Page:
There are literally hundreds of medieval references to places in Rochdale, most places can still be traced, a few have disappeared from the map. But most interesting of the vanished places is Balshaw, and the people who lived there in medieval times.
In the Coucher Book Balshaw is written as Balschagh and appears to have been near to Healey Hollows by a brook or Brok (as it was written in the charter).
In charer 68 one of the signatories, Adam, appears to have lived in Balschagh and is referred to as Ada de Balschagh.
In 1281 Adam de Balshaw purchased the serjeancy of the “free court of Rochdale” in exchange for land in Rossendale and ‘Holkenheved,’ at a rent of 2 marks a year; Byron Chartul. (Towneley MS.), 1/248.
If this was the same Adam that witnessed Coucher Book charter 68, where did he get his wealth from? Why did he have land in Rossendale? and where exactly did he live, and what was his reason for buying the serjeancy (which means it was originally a gift from the King)?
“In 1298, the ‘heir of Adam de Balshaw’ paid 26s. 8d. for the bedelry; Compotus, 7; and in 1311 the holder was a John de Balshaw;”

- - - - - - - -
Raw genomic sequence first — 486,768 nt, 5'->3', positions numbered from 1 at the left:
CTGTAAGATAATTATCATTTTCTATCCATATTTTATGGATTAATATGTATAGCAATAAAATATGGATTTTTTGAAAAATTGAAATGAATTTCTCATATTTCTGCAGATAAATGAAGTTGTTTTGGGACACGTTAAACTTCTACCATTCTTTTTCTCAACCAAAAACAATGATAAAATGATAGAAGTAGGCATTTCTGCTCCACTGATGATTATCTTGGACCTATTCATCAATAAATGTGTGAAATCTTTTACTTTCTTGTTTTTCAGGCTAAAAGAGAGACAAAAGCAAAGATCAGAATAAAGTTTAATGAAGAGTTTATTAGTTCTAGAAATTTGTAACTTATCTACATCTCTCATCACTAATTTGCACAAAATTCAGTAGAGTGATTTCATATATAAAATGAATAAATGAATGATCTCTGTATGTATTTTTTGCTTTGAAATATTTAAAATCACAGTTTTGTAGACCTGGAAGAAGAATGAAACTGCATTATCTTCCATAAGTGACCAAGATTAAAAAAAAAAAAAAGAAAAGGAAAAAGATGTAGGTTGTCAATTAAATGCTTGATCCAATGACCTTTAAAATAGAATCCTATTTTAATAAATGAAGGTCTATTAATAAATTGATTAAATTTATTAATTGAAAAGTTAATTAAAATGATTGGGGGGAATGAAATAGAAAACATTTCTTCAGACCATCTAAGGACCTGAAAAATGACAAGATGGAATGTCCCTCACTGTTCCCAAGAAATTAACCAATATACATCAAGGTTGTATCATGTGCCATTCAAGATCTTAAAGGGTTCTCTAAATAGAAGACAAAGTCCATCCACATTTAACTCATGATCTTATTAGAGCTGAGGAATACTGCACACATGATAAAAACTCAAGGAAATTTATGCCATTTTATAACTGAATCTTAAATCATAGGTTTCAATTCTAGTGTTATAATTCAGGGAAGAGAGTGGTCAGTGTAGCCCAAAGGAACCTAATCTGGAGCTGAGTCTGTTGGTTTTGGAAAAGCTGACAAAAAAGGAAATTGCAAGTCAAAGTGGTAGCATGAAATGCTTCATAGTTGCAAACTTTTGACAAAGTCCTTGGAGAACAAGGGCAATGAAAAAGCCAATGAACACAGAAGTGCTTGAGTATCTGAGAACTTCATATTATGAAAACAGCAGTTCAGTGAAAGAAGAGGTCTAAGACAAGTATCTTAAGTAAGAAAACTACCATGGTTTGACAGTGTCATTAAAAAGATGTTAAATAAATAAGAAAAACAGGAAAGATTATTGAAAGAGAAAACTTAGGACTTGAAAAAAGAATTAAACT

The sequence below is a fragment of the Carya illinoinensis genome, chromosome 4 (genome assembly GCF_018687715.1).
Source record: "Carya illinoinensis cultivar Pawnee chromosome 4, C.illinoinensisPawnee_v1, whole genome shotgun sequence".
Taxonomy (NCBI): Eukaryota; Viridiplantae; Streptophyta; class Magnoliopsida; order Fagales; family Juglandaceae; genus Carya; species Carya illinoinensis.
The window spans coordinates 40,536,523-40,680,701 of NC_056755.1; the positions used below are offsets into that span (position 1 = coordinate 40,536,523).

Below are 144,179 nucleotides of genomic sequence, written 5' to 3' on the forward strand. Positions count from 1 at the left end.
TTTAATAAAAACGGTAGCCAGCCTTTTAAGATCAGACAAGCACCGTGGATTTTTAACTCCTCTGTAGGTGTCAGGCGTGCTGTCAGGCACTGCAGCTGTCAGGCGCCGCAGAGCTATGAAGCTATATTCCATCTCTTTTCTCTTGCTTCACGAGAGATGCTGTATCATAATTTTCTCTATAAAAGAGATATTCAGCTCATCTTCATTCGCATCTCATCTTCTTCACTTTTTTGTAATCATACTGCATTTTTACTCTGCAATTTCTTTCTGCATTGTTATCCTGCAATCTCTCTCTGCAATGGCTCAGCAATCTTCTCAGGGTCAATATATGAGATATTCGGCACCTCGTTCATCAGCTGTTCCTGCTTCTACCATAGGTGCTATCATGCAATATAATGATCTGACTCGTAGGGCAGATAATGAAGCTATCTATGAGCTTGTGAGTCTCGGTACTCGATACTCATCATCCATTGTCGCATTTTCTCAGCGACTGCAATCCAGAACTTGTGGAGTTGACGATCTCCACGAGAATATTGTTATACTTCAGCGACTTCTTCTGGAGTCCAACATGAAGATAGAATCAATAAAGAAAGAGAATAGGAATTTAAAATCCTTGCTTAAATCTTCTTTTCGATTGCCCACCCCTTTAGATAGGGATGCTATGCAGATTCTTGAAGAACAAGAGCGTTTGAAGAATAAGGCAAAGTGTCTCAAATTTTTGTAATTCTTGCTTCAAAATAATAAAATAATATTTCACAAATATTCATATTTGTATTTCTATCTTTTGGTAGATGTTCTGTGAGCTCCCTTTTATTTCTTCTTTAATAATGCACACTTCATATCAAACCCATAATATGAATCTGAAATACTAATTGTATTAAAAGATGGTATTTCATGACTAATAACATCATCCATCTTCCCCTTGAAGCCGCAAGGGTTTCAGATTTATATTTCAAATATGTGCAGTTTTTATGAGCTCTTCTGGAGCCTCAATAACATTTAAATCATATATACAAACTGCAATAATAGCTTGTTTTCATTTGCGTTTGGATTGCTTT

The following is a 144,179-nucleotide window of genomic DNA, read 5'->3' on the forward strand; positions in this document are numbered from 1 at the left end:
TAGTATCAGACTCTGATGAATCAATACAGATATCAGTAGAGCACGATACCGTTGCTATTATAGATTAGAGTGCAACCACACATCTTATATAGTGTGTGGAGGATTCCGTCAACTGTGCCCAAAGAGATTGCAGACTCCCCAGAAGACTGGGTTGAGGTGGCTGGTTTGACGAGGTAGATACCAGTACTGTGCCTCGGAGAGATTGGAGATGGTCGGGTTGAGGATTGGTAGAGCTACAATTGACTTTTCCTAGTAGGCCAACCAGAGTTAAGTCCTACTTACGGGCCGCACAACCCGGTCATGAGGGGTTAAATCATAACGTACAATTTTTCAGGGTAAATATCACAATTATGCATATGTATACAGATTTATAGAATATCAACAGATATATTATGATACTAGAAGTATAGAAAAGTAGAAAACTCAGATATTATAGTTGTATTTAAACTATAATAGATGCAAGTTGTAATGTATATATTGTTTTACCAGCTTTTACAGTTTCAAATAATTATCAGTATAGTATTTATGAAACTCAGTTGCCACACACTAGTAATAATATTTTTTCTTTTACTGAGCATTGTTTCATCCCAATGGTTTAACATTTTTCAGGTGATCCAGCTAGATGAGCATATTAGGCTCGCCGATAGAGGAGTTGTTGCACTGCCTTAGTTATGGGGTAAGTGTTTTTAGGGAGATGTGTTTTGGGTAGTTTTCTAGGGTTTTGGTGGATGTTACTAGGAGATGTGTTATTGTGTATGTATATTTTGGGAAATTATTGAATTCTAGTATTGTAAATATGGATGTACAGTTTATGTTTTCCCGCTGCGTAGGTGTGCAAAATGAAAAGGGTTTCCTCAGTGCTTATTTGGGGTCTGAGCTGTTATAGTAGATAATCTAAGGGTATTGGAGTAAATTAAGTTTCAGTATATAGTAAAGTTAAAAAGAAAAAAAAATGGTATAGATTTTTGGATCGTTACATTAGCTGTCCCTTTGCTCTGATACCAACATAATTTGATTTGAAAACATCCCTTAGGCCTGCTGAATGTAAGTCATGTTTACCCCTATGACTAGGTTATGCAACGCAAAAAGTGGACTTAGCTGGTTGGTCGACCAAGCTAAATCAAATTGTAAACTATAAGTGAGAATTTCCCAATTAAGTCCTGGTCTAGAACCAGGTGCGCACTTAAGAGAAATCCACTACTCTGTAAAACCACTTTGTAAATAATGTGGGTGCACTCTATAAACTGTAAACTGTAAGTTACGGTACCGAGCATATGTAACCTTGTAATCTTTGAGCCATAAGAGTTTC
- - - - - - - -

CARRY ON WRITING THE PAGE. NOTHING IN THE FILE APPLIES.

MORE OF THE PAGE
Ultimately the serjeancy was sold to members of the Radcliffe family by a John de Balshaw in 1341, perhaps the same John mentioned in 1311.
The special legal status of Rochdale is evident from the Domesday entry for Rochdale and the “free court of Rochdale” presumably evolved from this.
The name Ball Barn on Syke Road in Rochdale may preserve elements of the old Balshaw name, it is in the area mentioned in the charters.
Not to be confused with…
By coincidence there is another Balshaw in Ainsworth, and in a land grant by Roger de Middleton, about 1200 there is mention of a “syke” that led to Ballshaw. syke was a common local dialect word(from Old Norse) for a ditch.
The grant is included in the Cockersand Chartul. (Chet. Soc), ii, 733.